Pluto (Not a Planet)
Is Pluto a planet?
In 2006 scientists voted and decided that Pluto is not classified as a planet any longer – it is now considered a “dwarf planet”. Up until that point it had been! So what changed?

The International Astronomical Union voted on a new definition of a planet. By the new definition, a planet has to have become round due to its own gravity, it has to orbit the sun, and it has to domintae the neighborhood around its orbit. Because Pluto’s moon Charon is half the size that Pluto is, it does not meet the third criteria of “dominating the neighborhood”. It was therefore demoted to dwarf planet.

How was Pluto named?
Pluto was discovered in 1930 by Clyde Tombaugh and for a long time did not have a name, but was just referred to as “Planet X”. Then one day, along came a girl who gave the planet the name it has today! The girl was 11 year old Venetia Burney from Oxford England. Venetia was very interested in mythology, and suggested the name Pluto as it was a reference to the god of the underworld in ancient Greek mythology. Astronomers voted on the name between the finalists Minerva, Cronus and Pluto, and you know the rest – Pluto won!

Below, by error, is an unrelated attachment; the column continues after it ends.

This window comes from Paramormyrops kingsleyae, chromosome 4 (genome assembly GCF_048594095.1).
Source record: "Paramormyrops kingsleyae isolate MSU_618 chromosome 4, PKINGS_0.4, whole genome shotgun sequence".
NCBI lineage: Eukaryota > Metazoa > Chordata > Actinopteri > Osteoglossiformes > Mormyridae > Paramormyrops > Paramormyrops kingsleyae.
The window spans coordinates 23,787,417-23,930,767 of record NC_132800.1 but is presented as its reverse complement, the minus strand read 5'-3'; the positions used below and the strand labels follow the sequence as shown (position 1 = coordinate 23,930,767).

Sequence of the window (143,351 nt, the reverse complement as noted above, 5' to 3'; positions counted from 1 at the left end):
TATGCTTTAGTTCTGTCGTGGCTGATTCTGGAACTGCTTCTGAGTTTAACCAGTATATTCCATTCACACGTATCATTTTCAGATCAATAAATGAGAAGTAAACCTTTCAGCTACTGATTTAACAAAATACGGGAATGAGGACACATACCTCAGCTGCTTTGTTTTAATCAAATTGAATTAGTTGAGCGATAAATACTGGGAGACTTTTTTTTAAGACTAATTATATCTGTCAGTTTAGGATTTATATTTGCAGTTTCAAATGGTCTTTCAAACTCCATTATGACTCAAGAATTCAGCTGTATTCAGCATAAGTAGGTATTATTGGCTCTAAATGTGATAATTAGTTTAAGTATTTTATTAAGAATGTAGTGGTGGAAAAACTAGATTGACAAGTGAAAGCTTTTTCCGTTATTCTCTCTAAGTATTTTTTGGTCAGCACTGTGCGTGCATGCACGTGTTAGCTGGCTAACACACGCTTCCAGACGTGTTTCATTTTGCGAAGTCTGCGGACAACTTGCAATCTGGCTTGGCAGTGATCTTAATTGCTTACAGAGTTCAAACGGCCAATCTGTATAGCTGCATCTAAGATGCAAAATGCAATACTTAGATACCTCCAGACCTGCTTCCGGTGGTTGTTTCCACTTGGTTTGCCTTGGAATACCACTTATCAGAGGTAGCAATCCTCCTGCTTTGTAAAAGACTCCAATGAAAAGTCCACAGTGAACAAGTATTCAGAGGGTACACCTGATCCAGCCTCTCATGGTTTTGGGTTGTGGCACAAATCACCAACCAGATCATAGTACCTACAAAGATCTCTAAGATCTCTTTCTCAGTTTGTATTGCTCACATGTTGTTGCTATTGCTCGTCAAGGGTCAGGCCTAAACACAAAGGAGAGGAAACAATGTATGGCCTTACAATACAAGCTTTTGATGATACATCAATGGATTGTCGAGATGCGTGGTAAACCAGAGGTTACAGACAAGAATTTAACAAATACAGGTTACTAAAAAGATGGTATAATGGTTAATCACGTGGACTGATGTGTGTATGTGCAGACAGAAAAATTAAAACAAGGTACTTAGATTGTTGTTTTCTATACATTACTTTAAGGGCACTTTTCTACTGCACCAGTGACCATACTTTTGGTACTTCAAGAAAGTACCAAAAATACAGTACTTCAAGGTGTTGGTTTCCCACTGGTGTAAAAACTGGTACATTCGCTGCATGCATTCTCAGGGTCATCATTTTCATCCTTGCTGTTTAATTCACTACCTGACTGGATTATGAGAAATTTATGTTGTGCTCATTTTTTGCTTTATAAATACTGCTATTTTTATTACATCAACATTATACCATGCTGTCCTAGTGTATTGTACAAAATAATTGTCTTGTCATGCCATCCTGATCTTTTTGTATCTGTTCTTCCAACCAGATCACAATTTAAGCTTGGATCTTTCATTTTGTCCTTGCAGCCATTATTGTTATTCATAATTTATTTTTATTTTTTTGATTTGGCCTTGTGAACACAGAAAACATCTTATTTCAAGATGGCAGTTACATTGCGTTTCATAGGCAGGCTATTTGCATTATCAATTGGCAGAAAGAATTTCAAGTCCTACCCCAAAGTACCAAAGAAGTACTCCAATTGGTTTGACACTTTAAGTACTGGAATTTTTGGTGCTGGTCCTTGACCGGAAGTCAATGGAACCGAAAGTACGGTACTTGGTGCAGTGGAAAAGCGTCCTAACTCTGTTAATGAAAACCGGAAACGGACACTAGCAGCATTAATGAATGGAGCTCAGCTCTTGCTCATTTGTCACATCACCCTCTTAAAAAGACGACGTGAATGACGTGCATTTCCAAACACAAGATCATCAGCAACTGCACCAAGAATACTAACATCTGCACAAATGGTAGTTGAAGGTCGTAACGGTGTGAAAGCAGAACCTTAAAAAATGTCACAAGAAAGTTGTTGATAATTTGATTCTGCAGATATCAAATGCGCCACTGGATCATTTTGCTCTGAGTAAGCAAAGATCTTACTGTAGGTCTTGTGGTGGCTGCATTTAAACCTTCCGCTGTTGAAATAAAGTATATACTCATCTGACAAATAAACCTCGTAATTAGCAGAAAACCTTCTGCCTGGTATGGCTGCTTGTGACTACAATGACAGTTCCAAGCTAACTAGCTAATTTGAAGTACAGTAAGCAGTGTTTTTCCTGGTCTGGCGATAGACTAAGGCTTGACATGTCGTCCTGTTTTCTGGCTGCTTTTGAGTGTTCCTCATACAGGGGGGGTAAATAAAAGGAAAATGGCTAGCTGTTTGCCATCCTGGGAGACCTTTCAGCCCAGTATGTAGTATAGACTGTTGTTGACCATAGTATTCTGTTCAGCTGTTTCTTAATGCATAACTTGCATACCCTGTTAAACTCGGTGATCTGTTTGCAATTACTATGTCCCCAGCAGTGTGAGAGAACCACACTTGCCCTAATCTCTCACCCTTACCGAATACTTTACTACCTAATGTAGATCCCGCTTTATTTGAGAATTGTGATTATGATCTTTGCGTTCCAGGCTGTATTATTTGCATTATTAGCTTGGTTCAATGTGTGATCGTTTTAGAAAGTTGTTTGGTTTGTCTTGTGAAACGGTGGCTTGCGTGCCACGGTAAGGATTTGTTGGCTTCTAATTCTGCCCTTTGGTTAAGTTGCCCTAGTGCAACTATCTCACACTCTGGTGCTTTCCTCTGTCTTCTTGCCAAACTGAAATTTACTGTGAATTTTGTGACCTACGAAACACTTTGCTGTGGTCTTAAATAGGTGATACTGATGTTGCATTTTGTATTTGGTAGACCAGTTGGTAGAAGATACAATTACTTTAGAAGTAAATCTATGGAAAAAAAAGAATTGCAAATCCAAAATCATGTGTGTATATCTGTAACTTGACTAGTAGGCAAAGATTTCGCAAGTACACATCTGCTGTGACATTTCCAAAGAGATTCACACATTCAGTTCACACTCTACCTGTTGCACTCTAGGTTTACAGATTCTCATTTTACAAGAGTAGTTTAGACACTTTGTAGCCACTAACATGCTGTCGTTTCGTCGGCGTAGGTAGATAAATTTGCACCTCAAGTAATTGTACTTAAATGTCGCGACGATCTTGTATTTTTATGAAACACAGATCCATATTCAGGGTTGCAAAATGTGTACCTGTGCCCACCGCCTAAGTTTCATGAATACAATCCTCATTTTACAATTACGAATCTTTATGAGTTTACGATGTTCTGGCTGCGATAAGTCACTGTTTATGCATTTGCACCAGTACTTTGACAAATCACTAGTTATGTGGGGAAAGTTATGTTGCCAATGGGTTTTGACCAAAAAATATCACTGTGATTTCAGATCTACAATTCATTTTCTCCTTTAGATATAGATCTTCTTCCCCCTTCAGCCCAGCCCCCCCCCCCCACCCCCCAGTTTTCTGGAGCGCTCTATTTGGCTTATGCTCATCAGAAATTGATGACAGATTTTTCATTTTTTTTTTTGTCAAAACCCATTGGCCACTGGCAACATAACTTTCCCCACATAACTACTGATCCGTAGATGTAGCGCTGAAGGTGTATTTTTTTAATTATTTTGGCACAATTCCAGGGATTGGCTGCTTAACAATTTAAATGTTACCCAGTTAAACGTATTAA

Does Pluto have any moons?
Yes! Pluto does have moons – so far astronomers have found 4 moons of Pluto. They are:

  • Charon – discovered in 1978 and is the largest of Pluto’s moons at 648 miles in diameter which is half the size of Pluto itself!
  • Hydra – discovered in 2005 and is 20-70 miles in diameter
  • Nix – discovered in 2005 and is 20-70 miles in diameter
  • S/2011 P1 aka P4 – discovered in 2011 and is the smallest and newest of Pluto’s moons and is 8-21 miles in diamete

Pluto Facts:
Pluto is 5.906 billion km (3.670 billion mi) from the sun.
Pluto’s rotation takes 6.4 Earth days to complete.
One year on Pluto actually lasts 248.5 Earth years.
Pluto’s atmosphere is believed to be made of mostly methane and nitrogen.

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